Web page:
2 Top Canadian Value Stocks to Buy in March 2023

Canadian value stocks might continue to outperform growth names.

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Some quality Canadian stocks have come notably down this year. While broad market pressures might continue to weigh on them in the short term, they look attractive from a valuation standpoint and will likely outperform in the long term.

Tourmaline Oil

Although Tourmaline Oil (TSX:TOU) stock dipped after reporting its fourth-quarter (Q4) 2022 results this week, the numbers, in fact, highlight the company’s stellar growth and a rosy outlook for the future.

Canada’s largest natural gas producer reported record free cash flows of $3.2 billion for 2022, marking a handsome 115% increase year over year. Despite lower natural gas prices in Q4 2022, Tourmaline played relatively well, mainly because of its exposure to premium markets. Plus, its low-cost assets and condensate volumes make it relatively well placed compared to its peers.

Tourmaline paid a total dividend of $7.9 per share last year, a including special dividend. This year as well, it paid a special dividend of $2.0 per share, indicating its balance sheet strength and earnings growth visibility.

Even if natural gas prices are low currently, they might bounce back later this year. Higher demand will likely drive the prices higher, benefitting gas producers like TOU.

Tourmaline’s top-class balance sheet, along with visible financial growth, is expected to create notable shareholder value. It returned 80% last year, notably beating TSX energy stocks. It has dropped a significant 30% since its 52-week high in October 2022. So, based on its valuation, it is currently trading at a free cash flow yield of 10%. That’s a tad lower than the industry average. However, TOU still looks attractive with its strong execution and higher potential allocation of its free cash to shareholder returns.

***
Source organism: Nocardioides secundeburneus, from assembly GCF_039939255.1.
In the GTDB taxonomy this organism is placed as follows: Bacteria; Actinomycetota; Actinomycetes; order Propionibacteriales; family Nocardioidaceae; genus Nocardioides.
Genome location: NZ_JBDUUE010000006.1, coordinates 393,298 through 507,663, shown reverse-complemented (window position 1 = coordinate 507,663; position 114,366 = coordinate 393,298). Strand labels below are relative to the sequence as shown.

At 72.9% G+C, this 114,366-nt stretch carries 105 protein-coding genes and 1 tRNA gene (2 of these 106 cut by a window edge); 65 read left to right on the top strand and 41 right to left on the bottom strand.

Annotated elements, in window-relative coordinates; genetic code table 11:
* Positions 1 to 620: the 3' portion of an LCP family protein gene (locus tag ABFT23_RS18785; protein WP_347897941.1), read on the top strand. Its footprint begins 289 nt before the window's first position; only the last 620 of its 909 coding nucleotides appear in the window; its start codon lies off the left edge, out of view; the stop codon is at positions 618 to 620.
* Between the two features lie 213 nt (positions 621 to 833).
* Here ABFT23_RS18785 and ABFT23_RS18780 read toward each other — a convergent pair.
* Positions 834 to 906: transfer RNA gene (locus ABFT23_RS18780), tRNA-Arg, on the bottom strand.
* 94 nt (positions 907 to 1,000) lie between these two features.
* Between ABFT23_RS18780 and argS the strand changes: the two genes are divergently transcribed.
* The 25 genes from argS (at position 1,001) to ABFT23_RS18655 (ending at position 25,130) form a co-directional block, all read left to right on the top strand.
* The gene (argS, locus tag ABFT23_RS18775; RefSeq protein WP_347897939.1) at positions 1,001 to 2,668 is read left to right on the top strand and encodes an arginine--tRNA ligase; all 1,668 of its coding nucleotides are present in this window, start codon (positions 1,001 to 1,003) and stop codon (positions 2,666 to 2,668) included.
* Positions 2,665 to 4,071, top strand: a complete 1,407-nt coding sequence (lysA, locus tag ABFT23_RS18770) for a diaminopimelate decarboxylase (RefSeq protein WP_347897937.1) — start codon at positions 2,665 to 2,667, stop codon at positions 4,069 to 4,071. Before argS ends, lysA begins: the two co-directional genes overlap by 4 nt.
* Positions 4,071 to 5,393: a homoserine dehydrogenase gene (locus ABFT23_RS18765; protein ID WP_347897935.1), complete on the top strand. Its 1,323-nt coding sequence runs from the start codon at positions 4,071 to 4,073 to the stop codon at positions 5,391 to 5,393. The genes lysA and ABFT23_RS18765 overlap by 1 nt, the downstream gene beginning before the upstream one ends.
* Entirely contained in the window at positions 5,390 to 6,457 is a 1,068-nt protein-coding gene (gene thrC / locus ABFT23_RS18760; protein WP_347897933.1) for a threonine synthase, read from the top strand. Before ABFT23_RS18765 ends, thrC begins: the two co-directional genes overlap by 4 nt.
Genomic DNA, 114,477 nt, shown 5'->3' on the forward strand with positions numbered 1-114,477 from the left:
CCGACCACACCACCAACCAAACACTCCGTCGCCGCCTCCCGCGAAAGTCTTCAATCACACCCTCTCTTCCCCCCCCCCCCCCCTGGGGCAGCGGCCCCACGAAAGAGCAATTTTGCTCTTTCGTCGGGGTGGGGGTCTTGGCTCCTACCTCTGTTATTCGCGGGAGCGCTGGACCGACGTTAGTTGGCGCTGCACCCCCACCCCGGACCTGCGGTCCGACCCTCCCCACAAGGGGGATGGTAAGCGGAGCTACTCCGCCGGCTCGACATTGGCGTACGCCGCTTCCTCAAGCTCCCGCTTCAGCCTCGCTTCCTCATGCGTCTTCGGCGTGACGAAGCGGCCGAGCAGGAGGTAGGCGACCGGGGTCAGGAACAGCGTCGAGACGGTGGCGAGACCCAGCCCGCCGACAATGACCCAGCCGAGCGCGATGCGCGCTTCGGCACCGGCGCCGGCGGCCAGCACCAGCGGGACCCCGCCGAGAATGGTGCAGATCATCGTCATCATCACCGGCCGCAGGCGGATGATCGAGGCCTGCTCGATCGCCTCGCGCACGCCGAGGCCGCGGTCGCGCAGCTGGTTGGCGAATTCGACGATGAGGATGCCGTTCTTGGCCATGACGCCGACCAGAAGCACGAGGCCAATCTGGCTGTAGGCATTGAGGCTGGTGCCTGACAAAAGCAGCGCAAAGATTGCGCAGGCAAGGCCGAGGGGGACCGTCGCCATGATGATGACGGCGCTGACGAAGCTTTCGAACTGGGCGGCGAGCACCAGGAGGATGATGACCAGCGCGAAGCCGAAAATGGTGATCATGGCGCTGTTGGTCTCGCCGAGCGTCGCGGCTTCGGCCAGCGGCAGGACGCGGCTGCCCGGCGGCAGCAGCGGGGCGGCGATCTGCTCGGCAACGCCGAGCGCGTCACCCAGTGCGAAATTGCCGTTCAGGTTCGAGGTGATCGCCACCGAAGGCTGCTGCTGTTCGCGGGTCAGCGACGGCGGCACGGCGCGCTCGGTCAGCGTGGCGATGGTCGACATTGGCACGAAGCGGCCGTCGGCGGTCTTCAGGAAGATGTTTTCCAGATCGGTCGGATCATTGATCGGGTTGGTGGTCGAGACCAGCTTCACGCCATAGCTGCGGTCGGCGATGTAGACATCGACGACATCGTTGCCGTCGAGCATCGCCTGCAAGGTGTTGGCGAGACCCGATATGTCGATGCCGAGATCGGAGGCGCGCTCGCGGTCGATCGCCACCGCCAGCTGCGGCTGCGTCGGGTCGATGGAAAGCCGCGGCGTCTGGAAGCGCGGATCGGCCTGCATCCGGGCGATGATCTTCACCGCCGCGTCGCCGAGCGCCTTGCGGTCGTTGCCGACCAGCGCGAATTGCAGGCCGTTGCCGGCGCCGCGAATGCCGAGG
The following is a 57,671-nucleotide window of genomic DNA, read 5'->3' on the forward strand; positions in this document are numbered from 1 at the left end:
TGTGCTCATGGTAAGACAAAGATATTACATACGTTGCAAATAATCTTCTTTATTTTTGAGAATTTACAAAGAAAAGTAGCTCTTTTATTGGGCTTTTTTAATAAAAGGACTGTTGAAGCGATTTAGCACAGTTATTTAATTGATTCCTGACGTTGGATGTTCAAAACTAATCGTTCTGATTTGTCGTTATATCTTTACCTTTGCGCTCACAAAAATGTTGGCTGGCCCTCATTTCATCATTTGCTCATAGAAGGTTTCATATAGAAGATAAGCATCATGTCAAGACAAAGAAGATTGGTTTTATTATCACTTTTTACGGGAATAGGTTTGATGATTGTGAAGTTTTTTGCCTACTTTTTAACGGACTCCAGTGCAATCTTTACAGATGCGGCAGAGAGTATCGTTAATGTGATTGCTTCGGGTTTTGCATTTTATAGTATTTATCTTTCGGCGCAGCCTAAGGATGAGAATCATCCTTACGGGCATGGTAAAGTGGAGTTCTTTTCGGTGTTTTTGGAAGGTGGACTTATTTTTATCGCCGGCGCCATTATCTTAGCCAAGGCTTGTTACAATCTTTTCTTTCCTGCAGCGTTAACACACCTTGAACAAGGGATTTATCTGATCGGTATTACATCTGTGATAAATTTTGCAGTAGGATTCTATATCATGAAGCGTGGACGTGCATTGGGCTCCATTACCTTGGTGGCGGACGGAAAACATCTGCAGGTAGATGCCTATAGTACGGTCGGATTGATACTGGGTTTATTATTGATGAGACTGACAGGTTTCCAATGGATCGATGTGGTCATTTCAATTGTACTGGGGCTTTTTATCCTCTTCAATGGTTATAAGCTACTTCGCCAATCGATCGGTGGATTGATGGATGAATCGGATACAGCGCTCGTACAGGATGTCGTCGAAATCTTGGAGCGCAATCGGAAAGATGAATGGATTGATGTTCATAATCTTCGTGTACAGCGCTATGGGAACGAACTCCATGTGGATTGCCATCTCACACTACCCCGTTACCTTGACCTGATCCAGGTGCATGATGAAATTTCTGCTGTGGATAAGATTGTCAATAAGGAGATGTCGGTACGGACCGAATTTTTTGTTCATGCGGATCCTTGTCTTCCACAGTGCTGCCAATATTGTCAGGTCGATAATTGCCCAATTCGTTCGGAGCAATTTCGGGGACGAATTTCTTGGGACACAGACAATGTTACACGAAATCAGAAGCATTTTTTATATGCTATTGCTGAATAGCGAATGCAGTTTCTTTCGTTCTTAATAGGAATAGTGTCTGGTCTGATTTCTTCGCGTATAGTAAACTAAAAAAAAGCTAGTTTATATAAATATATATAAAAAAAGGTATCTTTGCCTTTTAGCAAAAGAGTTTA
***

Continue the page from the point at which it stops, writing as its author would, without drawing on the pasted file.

Bank of Montreal

Canadian bank stocks have dropped 10-15% in the last 12 months due to macroeconomic uncertainties. Canada’s third-biggest Bank of Montreal (TSX:BMO) has been no exception and has lost 13% in the same period. This weakness could be an opportune time for value seekers.

Bank of Montreal reported its fiscal Q1 2023 earnings this week. While a net income came above expectations, the results imply a gloomy outlook for the future. Like peers, BMO also set aside higher provisions in the recently reported quarter. However, BMO looks relatively well placed compared to peers. Some Canadian banks have notably upped their provisions in Q1, while the Bank of Montreal has kept them stable compared to last year.

Bank of Montreal posted an adjusted net income of $2.27 billion in Q1 2023, marking a 12% decline year over year. It is currently trading at a dividend yield of 4.4%, which is in line with its peers. Notably, it has consistently paid shareholder payouts for the last 194 years.

BMO stock is currently trading at a price-to-book value of 1.3, which is lower than its historical average. Sticky inflation and rate hikes might continue to weigh on banking stocks. However, fundamentally strong stocks will likely recover later in 2023, and, thus, BMO could be an appealing bet.

This article represents the opinion of the writer, who may disagree with the “official” recommendation position of a Motley Fool premium service or advisor. We’re Motley! Questioning an investing thesis — even one of our own — helps us all think critically about investing and make decisions that help us become smarter, happier, and richer, so we sometimes publish articles that may not be in line with recommendations, rankings or other content.

The Motley Fool has no position in any of the stocks mentioned. The Motley Fool has a disclosure policy. Fool contributor Vineet Kulkarni has no position in any of the stocks mentioned.

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